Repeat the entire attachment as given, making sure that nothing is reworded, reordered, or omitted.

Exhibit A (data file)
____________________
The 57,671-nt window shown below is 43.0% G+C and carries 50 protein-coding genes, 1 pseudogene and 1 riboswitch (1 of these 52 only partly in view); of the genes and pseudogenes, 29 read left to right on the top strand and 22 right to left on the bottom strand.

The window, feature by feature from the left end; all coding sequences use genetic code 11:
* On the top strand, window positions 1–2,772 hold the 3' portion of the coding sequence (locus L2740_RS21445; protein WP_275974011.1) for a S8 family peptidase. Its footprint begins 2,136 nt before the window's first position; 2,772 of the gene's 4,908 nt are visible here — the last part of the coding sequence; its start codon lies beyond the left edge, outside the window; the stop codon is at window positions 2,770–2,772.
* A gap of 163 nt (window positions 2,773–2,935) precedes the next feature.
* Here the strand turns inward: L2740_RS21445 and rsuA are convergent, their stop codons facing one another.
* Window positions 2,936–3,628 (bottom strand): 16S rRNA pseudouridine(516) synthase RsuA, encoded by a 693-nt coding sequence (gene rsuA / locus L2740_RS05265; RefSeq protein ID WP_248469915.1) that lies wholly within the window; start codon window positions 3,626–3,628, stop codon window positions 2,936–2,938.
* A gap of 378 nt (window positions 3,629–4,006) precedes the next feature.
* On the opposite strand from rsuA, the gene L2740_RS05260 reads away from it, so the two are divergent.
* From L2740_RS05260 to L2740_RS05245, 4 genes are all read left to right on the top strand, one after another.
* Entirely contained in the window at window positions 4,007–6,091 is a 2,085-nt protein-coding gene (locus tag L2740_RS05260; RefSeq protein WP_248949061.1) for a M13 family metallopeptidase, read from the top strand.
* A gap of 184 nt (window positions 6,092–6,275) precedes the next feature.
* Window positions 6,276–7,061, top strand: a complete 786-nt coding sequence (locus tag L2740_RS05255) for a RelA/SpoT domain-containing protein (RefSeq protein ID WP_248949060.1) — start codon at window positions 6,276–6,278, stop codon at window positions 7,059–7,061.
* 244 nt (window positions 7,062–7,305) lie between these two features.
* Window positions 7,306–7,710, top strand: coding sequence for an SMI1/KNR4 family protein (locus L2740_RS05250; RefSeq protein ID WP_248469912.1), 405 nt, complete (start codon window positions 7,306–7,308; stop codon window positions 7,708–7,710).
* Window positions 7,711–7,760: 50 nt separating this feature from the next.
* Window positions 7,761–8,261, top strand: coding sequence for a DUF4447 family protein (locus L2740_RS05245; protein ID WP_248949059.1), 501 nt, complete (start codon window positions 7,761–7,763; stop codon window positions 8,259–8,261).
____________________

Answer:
The 57,671-nt window shown below is 43.0% G+C and carries 50 protein-coding genes, 1 pseudogene and 1 riboswitch (1 of these 52 only partly in view); of the genes and pseudogenes, 29 read left to right on the top strand and 22 right to left on the bottom strand.

The window, feature by feature from the left end; all coding sequences use genetic code 11:
* On the top strand, window positions 1–2,772 hold the 3' portion of the coding sequence (locus L2740_RS21445; protein WP_275974011.1) for a S8 family peptidase. Its footprint begins 2,136 nt before the window's first position; 2,772 of the gene's 4,908 nt are visible here — the last part of the coding sequence; its start codon lies beyond the left edge, outside the window; the stop codon is at window positions 2,770–2,772.
* A gap of 163 nt (window positions 2,773–2,935) precedes the next feature.
* Here the strand turns inward: L2740_RS21445 and rsuA are convergent, their stop codons facing one another.
* Window positions 2,936–3,628 (bottom strand): 16S rRNA pseudouridine(516) synthase RsuA, encoded by a 693-nt coding sequence (gene rsuA / locus L2740_RS05265; RefSeq protein ID WP_248469915.1) that lies wholly within the window; start codon window positions 3,626–3,628, stop codon window positions 2,936–2,938.
* A gap of 378 nt (window positions 3,629–4,006) precedes the next feature.
* On the opposite strand from rsuA, the gene L2740_RS05260 reads away from it, so the two are divergent.
* From L2740_RS05260 to L2740_RS05245, 4 genes are all read left to right on the top strand, one after another.
* Entirely contained in the window at window positions 4,007–6,091 is a 2,085-nt protein-coding gene (locus tag L2740_RS05260; RefSeq protein WP_248949061.1) for a M13 family metallopeptidase, read from the top strand.
* A gap of 184 nt (window positions 6,092–6,275) precedes the next feature.
* Window positions 6,276–7,061, top strand: a complete 786-nt coding sequence (locus tag L2740_RS05255) for a RelA/SpoT domain-containing protein (RefSeq protein ID WP_248949060.1) — start codon at window positions 6,276–6,278, stop codon at window positions 7,059–7,061.
* 244 nt (window positions 7,062–7,305) lie between these two features.
* Window positions 7,306–7,710, top strand: coding sequence for an SMI1/KNR4 family protein (locus L2740_RS05250; RefSeq protein ID WP_248469912.1), 405 nt, complete (start codon window positions 7,306–7,308; stop codon window positions 7,708–7,710).
* Window positions 7,711–7,760: 50 nt separating this feature from the next.
* Window positions 7,761–8,261, top strand: coding sequence for a DUF4447 family protein (locus L2740_RS05245; protein ID WP_248949059.1), 501 nt, complete (start codon window positions 7,761–7,763; stop codon window positions 8,259–8,261).